For example, I was given the advice (which I now believe to be poor advice) to list my more esoteric topics higher in preference and put bread and butter courses in the second and third tier. But I have since sat through many meetings where colleagues at my institution and others say, "X seems to only really want to teach National Security Law [or Comparative Con Law or IP Litigation] and we need a Property person." Also, the lack of guidance on what constitutes "teaching experience" results in some candidates listing their time as a TA in their 2L year and others neglecting to mention adjunct work while employed elsewhere.

AALS could at least provide some "Committees expect ... of your entries in this section" guidance (And make sure we committee members are also informed of this.) Plus, the "Committees expect..." language might encourage discussion of what Committees actually do expect of the FAR form.

The form is most helpful if is allows an initial apples to apples comparison of candidates; it could do that much better I believe.

Posted by: E.C.Christiansen | Aug 19, 2008 11:26:19 AM

I was kind of surprised that the form gives no way to discuss a work in progress short of the miscellaneous field...I'd think that would be one of the most important pieces of information. Likewise, there's no good place to discuss research interests outside of that field. And yeah, much of the placement of fields under the various tabs was essentially random.

Posted by: Yet Another On the Market | Aug 19, 2008 10:17:29 PM

If one has not submitted his FAR in the first batch, has he pretty much missed the boat?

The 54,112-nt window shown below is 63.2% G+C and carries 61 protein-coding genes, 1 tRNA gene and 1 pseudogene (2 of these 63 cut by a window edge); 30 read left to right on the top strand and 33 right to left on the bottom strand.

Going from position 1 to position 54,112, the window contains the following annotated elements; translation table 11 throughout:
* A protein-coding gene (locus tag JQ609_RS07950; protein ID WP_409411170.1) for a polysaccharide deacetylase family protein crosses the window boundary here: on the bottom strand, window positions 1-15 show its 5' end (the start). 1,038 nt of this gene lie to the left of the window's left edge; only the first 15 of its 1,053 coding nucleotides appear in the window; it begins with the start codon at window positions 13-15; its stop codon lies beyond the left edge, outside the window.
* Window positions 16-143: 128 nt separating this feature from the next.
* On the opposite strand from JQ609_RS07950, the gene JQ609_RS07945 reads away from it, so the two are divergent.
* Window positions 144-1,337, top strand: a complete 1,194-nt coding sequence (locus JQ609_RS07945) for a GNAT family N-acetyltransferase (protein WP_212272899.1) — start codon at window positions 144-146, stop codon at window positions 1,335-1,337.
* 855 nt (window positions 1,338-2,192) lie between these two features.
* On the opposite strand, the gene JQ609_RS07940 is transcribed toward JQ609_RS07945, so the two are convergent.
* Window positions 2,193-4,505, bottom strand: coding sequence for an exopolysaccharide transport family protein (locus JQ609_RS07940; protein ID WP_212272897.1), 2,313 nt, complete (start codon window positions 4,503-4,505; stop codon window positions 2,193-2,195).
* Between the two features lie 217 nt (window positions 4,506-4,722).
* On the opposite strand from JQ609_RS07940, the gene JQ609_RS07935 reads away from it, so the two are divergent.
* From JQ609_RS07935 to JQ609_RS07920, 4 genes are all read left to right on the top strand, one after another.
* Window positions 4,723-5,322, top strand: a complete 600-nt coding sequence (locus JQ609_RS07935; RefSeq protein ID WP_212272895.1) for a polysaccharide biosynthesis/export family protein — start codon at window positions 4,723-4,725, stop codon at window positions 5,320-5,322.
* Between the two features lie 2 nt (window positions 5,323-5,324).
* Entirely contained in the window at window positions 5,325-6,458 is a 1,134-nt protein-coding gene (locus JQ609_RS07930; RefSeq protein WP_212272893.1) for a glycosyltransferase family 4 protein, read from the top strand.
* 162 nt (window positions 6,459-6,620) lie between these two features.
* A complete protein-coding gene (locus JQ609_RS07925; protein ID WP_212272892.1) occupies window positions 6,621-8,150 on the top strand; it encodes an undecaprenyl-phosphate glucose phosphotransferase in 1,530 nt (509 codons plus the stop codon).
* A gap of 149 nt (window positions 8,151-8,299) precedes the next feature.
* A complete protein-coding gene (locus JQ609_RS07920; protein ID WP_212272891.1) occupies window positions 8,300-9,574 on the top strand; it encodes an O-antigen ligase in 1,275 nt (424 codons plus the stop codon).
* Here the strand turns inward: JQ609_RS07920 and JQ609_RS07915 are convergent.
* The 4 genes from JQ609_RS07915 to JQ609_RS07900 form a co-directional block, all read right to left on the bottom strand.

Posted by: Still Yet Another On the Market | Aug 20, 2008 12:20:51 AM

I too was disappointed that the FAR form does not provide space for describing current works in progress. Although a candidate could note their current work in progress in the miscellaneous comment field, but the tight space limit makes it very difficult to provide an adequate description of such work.

AALS permits a candidate to list only those publications that have been published or accepted for publication. This means a candidate that has submitted an article to law reviews in July/August cannot list the article on the FAR form. I think there is big difference between a completed manuscript and work in progress, and that law schools would want to know about works recently submitted to law reviews.

Some of the classes listed under teaching preference overlap or could fall under a broader category, as noted by a prior poster. For example, the FAR form distinguishes between “health law” and “law and medicine” even though the two categories substantially overlap. Because some schools will search under “health law” and others under “law and medicine,” a candidate interested in health law must list both. Consequently, for candidates with three primary teaching interests, one of which is “health law,” they must list the third teaching interest under secondary interests.

Posted by: Anon on the market | Aug 20, 2008 5:02:22 PM